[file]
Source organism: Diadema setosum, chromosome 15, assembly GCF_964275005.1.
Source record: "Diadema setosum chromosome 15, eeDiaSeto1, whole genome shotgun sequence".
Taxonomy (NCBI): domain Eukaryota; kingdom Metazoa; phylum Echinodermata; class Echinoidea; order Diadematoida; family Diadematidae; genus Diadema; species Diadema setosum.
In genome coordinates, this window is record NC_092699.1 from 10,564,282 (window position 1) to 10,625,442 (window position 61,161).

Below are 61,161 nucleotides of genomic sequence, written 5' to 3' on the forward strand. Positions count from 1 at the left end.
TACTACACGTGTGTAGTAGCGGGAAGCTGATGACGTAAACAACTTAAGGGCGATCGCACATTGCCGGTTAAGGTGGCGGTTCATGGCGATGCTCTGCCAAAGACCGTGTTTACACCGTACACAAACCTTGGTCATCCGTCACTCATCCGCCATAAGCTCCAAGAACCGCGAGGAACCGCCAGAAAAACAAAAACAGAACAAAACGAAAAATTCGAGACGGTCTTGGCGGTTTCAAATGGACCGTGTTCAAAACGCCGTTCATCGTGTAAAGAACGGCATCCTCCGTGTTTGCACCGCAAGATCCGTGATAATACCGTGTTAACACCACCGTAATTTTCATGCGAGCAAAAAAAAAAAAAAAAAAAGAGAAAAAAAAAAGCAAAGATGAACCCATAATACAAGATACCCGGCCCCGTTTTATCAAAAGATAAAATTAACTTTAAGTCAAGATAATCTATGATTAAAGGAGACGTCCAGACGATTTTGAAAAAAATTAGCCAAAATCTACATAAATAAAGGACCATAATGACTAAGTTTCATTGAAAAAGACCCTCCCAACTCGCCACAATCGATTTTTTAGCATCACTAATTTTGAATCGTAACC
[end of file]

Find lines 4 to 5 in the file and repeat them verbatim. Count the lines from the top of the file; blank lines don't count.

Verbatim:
In genome coordinates, this window is record NC_092699.1 from 10,564,282 (window position 1) to 10,625,442 (window position 61,161).

Below are 61,161 nucleotides of genomic sequence, written 5' to 3' on the forward strand. Positions count from 1 at the left end.